Morning Brief: The Bobcat Fire Has Become One of the Largest Ever in L.A. County

Also all of last night’s Emmy winners, a vigil for RBG, and more

» The Bobcat fire has become one of the largest in L.A. County history. The blaze has consumed nearly 100,000 acres so far.  [Los Angeles Times]

» Did you catch these Emmys last night? If not, here’s a full list of winners. Spoiler: Schitt’s Creek cleaned up. [CNN]

» Mourners gathered outside downtown’s First Street Courthouse for a candlelight vigil in honor of Justice Ruth Bader Ginsburg. The crowd came to pay respects, leave flowers, and read Ginsburg’s most powerful opinions. [KTLA]

» Donald Trump wants the new entity created by the TikTok deal he forced to donate $5 billion to an “education fund.” Trump says the money would be used to “educate people” about the “real history in our country.”   [CNN]

» Is a “tsunami” of hotel closures on the horizon? Properties catering to tourists and business travel have seen cratering revenue amid the pandemic and many in the industry worry there may be no recovery in sight for some.  [Los Angeles Times]

» The feared upswing in COVID-19 cases echoing the Labor Day holiday appears to have materialized. L.A. County has reported an increase in daily infection rates, which public health officials believe is likely connected to holiday celebrations.  [KTLA]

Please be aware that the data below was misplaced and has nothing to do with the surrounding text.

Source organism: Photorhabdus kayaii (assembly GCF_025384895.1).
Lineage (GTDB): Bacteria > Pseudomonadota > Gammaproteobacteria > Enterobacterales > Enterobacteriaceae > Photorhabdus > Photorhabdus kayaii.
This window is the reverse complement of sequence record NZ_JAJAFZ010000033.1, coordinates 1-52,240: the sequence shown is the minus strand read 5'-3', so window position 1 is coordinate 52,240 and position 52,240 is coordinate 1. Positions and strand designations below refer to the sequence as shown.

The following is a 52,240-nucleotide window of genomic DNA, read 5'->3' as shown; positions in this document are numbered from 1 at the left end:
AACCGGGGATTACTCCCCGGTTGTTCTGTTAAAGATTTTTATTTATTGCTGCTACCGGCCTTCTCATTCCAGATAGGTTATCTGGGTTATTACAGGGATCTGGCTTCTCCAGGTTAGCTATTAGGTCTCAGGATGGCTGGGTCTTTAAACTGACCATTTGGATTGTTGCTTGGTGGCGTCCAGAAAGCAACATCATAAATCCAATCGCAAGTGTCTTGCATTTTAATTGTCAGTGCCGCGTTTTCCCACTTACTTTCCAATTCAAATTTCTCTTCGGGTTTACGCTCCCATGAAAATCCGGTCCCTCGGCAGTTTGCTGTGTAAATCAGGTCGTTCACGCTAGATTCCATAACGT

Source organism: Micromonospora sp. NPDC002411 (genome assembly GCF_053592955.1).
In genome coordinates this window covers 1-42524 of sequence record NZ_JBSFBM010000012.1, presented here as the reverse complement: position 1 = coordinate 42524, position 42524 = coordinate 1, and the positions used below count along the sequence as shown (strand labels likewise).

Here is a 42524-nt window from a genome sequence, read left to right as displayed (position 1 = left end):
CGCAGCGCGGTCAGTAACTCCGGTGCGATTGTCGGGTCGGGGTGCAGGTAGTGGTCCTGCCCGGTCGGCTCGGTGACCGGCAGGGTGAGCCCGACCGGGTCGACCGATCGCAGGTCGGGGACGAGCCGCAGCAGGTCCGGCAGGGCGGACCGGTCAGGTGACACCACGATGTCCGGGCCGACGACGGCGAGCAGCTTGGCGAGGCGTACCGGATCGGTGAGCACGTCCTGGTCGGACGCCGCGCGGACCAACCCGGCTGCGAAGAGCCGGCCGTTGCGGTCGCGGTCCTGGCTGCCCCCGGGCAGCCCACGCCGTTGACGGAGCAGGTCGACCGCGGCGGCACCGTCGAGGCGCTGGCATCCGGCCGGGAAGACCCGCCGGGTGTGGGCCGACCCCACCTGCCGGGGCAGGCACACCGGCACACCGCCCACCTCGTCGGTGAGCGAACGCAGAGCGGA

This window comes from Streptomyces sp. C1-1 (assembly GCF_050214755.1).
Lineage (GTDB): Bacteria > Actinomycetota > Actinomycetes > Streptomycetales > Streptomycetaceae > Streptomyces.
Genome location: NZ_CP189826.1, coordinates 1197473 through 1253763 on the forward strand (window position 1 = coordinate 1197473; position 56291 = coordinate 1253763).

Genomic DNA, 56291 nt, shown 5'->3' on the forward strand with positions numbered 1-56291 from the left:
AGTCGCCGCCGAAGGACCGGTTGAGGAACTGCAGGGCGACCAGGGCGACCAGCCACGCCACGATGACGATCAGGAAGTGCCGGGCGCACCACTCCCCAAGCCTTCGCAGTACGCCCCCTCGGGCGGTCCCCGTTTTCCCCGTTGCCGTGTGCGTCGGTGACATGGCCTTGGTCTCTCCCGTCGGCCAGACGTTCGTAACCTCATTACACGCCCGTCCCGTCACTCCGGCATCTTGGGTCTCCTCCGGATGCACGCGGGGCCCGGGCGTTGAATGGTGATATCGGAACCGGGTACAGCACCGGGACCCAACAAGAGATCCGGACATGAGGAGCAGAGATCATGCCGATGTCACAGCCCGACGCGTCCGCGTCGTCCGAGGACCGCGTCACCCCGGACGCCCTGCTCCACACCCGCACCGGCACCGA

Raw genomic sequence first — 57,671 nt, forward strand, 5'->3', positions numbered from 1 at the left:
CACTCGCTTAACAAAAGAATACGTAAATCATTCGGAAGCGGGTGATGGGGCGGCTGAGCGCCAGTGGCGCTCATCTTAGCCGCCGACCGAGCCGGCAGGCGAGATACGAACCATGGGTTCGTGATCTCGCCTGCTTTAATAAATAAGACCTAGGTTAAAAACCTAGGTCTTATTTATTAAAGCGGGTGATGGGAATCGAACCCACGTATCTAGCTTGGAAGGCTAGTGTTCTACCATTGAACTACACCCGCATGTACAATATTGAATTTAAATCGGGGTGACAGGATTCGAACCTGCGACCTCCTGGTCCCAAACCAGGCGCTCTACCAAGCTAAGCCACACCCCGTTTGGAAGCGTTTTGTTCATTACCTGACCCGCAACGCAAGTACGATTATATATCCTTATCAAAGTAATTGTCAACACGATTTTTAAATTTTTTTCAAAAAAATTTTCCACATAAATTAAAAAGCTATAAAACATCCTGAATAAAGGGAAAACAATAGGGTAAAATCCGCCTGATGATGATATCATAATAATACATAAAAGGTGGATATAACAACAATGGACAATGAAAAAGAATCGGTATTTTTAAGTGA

»Cheer Fan Favorite Jerry Harris Accused of Producing Child Porn The Emmy-nominated hit has been rocked by a scandal that could result in Harris serving as many as 30 years in prison

» Former Chateau Marmont Employees Allege Racial Discrimination and Sexual Harassment Staffers say that the iconic hotel is a hive of discrimination and mismanagement

» This Year’s Emmy Nominees Are Using Fashion to Get Out the Vote Did you like what Tracee Ellis Ross was wearing? Now you can bid on it


witch's house beverly hills

Bison Archives

Who Built That Spooky-Looking Witch’s House in Beverly Hills?

People like to call it the “Witch’s House,” but it was originally built as a movie studio in Culver City for 28-year-old mogul Irvin Willat, who ordered a fantasy mash-up of 18th century Swiss, Belgian, and English cottages that could also be used as a logo for his production company.


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